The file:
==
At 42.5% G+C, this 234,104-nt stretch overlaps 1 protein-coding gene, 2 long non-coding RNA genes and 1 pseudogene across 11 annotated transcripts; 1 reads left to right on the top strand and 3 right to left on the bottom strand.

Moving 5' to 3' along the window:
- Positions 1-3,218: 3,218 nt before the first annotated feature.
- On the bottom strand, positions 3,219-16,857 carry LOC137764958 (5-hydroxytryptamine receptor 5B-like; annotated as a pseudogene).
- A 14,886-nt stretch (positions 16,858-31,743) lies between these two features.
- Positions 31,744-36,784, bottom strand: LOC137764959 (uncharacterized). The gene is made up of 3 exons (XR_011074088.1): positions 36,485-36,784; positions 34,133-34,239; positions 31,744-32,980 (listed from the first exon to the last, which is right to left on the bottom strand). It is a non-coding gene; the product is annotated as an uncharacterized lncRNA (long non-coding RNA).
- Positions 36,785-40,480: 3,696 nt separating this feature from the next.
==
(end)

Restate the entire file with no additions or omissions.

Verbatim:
At 42.5% G+C, this 234,104-nt stretch overlaps 1 protein-coding gene, 2 long non-coding RNA genes and 1 pseudogene across 11 annotated transcripts; 1 reads left to right on the top strand and 3 right to left on the bottom strand.

Moving 5' to 3' along the window:
- Positions 1-3,218: 3,218 nt before the first annotated feature.
- On the bottom strand, positions 3,219-16,857 carry LOC137764958 (5-hydroxytryptamine receptor 5B-like; annotated as a pseudogene).
- A 14,886-nt stretch (positions 16,858-31,743) lies between these two features.
- Positions 31,744-36,784, bottom strand: LOC137764959 (uncharacterized). The gene is made up of 3 exons (XR_011074088.1): positions 36,485-36,784; positions 34,133-34,239; positions 31,744-32,980 (listed from the first exon to the last, which is right to left on the bottom strand). It is a non-coding gene; the product is annotated as an uncharacterized lncRNA (long non-coding RNA).
- Positions 36,785-40,480: 3,696 nt separating this feature from the next.